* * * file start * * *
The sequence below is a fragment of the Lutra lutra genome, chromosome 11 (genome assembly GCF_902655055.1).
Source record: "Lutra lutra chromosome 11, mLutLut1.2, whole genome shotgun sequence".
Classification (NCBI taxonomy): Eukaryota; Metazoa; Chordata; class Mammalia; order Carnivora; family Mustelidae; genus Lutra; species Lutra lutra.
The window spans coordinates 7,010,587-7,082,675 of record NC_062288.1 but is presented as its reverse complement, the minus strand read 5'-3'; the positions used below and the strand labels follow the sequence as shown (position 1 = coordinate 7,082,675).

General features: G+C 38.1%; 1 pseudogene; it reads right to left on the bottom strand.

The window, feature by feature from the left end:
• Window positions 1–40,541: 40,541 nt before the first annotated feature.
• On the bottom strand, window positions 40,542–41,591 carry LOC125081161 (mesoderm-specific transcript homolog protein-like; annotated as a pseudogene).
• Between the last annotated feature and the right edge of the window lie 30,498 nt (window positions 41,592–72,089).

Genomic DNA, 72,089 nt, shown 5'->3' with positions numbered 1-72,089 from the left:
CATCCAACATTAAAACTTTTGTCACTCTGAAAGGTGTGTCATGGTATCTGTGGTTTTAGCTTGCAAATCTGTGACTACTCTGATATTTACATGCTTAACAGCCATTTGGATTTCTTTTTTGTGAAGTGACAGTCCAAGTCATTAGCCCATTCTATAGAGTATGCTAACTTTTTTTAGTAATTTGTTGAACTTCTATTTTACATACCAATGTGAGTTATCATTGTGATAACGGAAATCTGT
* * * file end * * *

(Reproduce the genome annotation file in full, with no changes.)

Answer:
The sequence below is a fragment of the Lutra lutra genome, chromosome 11 (genome assembly GCF_902655055.1).
Source record: "Lutra lutra chromosome 11, mLutLut1.2, whole genome shotgun sequence".
Classification (NCBI taxonomy): Eukaryota; Metazoa; Chordata; class Mammalia; order Carnivora; family Mustelidae; genus Lutra; species Lutra lutra.
The window spans coordinates 7,010,587-7,082,675 of record NC_062288.1 but is presented as its reverse complement, the minus strand read 5'-3'; the positions used below and the strand labels follow the sequence as shown (position 1 = coordinate 7,082,675).

General features: G+C 38.1%; 1 pseudogene; it reads right to left on the bottom strand.

The window, feature by feature from the left end:
• Window positions 1–40,541: 40,541 nt before the first annotated feature.
• On the bottom strand, window positions 40,542–41,591 carry LOC125081161 (mesoderm-specific transcript homolog protein-like; annotated as a pseudogene).
• Between the last annotated feature and the right edge of the window lie 30,498 nt (window positions 41,592–72,089).

Genomic DNA, 72,089 nt, shown 5'->3' with positions numbered 1-72,089 from the left:
CATCCAACATTAAAACTTTTGTCACTCTGAAAGGTGTGTCATGGTATCTGTGGTTTTAGCTTGCAAATCTGTGACTACTCTGATATTTACATGCTTAACAGCCATTTGGATTTCTTTTTTGTGAAGTGACAGTCCAAGTCATTAGCCCATTCTATAGAGTATGCTAACTTTTTTTAGTAATTTGTTGAACTTCTATTTTACATACCAATGTGAGTTATCATTGTGATAACGGAAATCTGT